20 posted on 02/09/2006 12:38:23 PM PST by GreenFreeper (Not blind opposition to progress, but opposition to blind progress)
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To: GreenFreeper
Venom is very costly to produce

How is this is demonstrated? I wasn't aware that small glands consumed that much energy (compared to locomotion). They aren't very big and I don't recall that they are highly vascularized.

I would think it has more to do with a shift in diet.

21 posted on 02/09/2006 12:41:49 PM PST by Carry_Okie (There are people in power who are REALLY stupid.)
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To: Carry_Okie
I don't know exactly the cost breakdown of venom vs. movement but complex organic chemicals, usually proteins, are expensive to produce.

In ants and spiders production cost is calculated using the combined heat of combustion estimates for specific venoms. At least in ants it can be somewhere around 10,000 (KJ/mol).

22 posted on 02/09/2006 1:19:20 PM PST by GreenFreeper (Not blind opposition to progress, but opposition to blind progress)
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To: PatrickHenry

Yes.


23 posted on 02/09/2006 1:35:12 PM PST by Junior (Identical fecal matter, alternate diurnal period)
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To: GreenFreeper
Cool. Does this mean that Gila monsters and Mexican beaded lizards are basal forms? In my beloved old Funk and Walgalls Wildlife Encyclopedia (still have 'em; everyone should!), the section on the hog-nosed snake suggested that the snake was "on its way" to becoming venomous in a few generations, due to certain features it shared with venomous snakes, notably a saliva that is toxic to the frogs and toads it preys on. It now seems more likely to me, according to this article, that the hog-nose is instead related to those first species which were on the way out from being venomous, but that it retained certain poison-producing glands which became specifically toxic for a snake with a very specialized diet, and that its threat display may be a behavioral hanger-on from its venomous days, that is still useful today.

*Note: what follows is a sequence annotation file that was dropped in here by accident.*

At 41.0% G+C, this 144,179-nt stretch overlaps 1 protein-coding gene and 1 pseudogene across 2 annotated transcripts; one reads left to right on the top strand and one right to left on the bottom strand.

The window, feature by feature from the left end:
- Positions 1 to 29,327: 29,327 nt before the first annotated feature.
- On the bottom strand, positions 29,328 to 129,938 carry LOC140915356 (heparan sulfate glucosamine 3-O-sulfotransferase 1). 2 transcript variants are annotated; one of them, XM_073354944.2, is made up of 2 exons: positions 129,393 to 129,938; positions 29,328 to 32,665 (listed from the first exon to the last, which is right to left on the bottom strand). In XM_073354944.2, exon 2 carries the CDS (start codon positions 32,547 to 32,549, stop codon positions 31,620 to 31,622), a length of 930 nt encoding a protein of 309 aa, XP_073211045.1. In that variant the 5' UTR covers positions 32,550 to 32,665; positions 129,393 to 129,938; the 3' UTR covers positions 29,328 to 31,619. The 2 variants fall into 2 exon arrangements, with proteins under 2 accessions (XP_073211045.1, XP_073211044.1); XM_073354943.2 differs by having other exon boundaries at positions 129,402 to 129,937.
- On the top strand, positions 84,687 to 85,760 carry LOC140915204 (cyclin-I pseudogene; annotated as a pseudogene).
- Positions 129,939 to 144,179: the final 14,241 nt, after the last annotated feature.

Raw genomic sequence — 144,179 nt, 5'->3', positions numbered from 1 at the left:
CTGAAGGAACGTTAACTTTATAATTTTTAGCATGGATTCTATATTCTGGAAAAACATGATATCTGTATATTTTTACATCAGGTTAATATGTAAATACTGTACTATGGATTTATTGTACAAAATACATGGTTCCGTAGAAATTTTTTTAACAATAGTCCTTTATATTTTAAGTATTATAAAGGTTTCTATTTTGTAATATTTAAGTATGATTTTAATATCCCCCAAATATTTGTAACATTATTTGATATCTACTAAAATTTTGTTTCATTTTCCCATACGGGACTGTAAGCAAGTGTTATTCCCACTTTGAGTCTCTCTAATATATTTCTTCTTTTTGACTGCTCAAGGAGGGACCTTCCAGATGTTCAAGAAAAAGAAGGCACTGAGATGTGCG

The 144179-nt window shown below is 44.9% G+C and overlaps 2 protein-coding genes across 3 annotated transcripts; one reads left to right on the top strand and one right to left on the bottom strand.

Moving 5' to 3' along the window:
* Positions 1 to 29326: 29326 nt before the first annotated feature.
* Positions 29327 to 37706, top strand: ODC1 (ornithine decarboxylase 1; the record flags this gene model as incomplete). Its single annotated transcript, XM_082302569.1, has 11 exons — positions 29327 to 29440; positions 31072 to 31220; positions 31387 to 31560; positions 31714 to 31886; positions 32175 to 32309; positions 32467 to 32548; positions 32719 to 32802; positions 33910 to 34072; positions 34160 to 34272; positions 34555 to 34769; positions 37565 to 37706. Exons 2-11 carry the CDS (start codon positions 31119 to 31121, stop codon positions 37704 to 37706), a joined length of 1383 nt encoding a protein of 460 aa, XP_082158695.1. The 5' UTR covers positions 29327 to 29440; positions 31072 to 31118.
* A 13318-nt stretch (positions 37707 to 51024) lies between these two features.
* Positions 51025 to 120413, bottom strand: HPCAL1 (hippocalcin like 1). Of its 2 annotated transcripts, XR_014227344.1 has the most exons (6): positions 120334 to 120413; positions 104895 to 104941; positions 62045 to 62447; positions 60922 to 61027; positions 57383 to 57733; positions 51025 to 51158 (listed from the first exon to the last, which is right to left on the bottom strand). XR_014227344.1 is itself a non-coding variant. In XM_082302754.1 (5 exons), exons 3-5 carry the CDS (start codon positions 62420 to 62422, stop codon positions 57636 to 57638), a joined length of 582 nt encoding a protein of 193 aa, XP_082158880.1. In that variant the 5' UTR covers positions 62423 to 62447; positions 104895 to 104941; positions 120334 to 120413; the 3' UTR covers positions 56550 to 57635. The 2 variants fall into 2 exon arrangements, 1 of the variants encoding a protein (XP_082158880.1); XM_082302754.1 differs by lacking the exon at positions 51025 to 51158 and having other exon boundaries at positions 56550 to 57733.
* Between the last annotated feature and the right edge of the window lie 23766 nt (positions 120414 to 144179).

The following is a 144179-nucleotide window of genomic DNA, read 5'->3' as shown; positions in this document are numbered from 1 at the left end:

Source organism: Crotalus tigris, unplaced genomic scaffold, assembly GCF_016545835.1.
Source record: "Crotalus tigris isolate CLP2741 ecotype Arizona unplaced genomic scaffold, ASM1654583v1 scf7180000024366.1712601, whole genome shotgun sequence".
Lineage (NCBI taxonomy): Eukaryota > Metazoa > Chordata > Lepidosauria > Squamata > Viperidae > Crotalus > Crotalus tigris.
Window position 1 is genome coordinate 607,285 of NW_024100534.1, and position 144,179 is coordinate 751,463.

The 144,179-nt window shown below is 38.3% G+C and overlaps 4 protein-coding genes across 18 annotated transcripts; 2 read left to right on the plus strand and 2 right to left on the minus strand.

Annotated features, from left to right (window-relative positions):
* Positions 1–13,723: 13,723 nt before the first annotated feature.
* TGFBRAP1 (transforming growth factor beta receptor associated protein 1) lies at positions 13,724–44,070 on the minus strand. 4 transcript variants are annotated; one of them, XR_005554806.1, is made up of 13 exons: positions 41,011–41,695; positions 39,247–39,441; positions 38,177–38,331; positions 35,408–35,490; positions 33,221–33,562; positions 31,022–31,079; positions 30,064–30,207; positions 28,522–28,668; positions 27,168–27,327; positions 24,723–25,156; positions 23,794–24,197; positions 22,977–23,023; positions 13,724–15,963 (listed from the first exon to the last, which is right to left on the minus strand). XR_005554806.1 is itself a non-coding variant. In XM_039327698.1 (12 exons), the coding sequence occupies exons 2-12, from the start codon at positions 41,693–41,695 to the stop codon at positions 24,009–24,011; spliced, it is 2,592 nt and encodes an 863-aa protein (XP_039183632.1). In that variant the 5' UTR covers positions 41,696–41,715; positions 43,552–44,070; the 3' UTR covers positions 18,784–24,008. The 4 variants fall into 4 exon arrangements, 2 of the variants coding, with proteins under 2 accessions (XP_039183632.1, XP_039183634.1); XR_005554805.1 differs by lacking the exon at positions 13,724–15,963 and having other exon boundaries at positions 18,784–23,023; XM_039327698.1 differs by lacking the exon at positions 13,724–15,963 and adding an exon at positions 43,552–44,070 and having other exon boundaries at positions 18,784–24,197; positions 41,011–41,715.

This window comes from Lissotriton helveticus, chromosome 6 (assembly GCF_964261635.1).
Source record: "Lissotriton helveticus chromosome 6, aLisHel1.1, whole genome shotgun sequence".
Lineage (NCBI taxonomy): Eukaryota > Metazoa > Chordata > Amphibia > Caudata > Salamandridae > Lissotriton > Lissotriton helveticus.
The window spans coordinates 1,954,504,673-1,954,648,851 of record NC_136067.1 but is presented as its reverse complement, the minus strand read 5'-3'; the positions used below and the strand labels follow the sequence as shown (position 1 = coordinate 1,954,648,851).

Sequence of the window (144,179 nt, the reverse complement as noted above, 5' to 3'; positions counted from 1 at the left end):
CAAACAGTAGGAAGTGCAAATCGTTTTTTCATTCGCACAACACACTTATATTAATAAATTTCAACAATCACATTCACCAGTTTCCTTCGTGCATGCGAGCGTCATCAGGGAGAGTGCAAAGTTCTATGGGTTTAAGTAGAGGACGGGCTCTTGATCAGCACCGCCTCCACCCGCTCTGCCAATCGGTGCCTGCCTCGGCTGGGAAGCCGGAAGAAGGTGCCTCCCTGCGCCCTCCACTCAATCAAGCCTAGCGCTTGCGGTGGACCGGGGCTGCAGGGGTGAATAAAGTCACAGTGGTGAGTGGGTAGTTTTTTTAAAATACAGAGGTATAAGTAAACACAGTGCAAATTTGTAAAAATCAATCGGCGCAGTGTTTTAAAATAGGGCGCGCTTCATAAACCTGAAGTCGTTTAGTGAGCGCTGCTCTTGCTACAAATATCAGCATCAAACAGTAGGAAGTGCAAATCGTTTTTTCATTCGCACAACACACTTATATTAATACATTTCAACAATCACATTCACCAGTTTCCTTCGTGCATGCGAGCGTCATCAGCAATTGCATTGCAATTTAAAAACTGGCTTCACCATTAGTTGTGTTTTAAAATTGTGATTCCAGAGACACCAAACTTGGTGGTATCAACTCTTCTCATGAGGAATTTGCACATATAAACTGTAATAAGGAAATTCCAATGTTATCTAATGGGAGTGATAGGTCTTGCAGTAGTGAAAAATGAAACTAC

24 posted on 02/09/2006 6:36:15 PM PST by RightWingAtheist (Creationism Is Not Conservative!)
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To: dangerdoc

I just hope the makers of the American Pie movies aren't freepers, or else they'll read this, and have Stifler down a special "chocolate" shake in the next film.


25 posted on 02/09/2006 6:45:47 PM PST by RightWingAtheist (Creationism Is Not Conservative!)
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To: MineralMan

Most iguana species are insectivorous as juveniles, but shift to 100% vegetarian diet as they grow older. The green iguana is entirely herbivorous throughout its lifespan, and the rhinoceros iguana remains ominivorous well into adulthood.


26 posted on 02/09/2006 6:47:38 PM PST by RightWingAtheist (Creationism Is Not Conservative!)
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To: RightWingAtheist
Heterodontids are still considered mildly venomous. The venom is supposedly amphibian specific, though I know of a person who lost a finger from a Heterodon 'bite'. The guy was raising a few of these guys and got a finger caught on one of the rear fangs while try to feed a juvenile. He didn't think much of it until the next day when the finger was black.

the hog-nose is instead related to those first species which were on the way out from being venomous

Very much agree!

27 posted on 02/10/2006 6:20:06 AM PST by GreenFreeper (Not blind opposition to progress, but opposition to blind progress)